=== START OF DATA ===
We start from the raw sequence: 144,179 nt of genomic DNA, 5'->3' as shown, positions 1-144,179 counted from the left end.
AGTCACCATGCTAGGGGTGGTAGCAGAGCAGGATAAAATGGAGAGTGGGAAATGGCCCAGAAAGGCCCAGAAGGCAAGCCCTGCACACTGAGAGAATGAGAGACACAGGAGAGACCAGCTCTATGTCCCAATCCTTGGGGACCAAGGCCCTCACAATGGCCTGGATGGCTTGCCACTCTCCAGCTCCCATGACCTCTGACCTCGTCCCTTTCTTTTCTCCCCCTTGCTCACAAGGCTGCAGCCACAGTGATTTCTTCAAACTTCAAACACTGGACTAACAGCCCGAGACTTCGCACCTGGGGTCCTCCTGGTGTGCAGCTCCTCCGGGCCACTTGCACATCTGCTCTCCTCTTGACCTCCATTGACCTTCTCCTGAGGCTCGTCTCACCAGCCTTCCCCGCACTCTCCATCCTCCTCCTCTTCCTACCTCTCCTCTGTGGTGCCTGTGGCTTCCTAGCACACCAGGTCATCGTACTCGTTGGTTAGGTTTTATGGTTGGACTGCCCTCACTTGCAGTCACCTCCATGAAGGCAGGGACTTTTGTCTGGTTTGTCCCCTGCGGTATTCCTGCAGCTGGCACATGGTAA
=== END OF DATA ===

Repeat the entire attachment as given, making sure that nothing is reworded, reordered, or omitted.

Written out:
We start from the raw sequence: 144,179 nt of genomic DNA, 5'->3' as shown, positions 1-144,179 counted from the left end.
AGTCACCATGCTAGGGGTGGTAGCAGAGCAGGATAAAATGGAGAGTGGGAAATGGCCCAGAAAGGCCCAGAAGGCAAGCCCTGCACACTGAGAGAATGAGAGACACAGGAGAGACCAGCTCTATGTCCCAATCCTTGGGGACCAAGGCCCTCACAATGGCCTGGATGGCTTGCCACTCTCCAGCTCCCATGACCTCTGACCTCGTCCCTTTCTTTTCTCCCCCTTGCTCACAAGGCTGCAGCCACAGTGATTTCTTCAAACTTCAAACACTGGACTAACAGCCCGAGACTTCGCACCTGGGGTCCTCCTGGTGTGCAGCTCCTCCGGGCCACTTGCACATCTGCTCTCCTCTTGACCTCCATTGACCTTCTCCTGAGGCTCGTCTCACCAGCCTTCCCCGCACTCTCCATCCTCCTCCTCTTCCTACCTCTCCTCTGTGGTGCCTGTGGCTTCCTAGCACACCAGGTCATCGTACTCGTTGGTTAGGTTTTATGGTTGGACTGCCCTCACTTGCAGTCACCTCCATGAAGGCAGGGACTTTTGTCTGGTTTGTCCCCTGCGGTATTCCTGCAGCTGGCACATGGTAA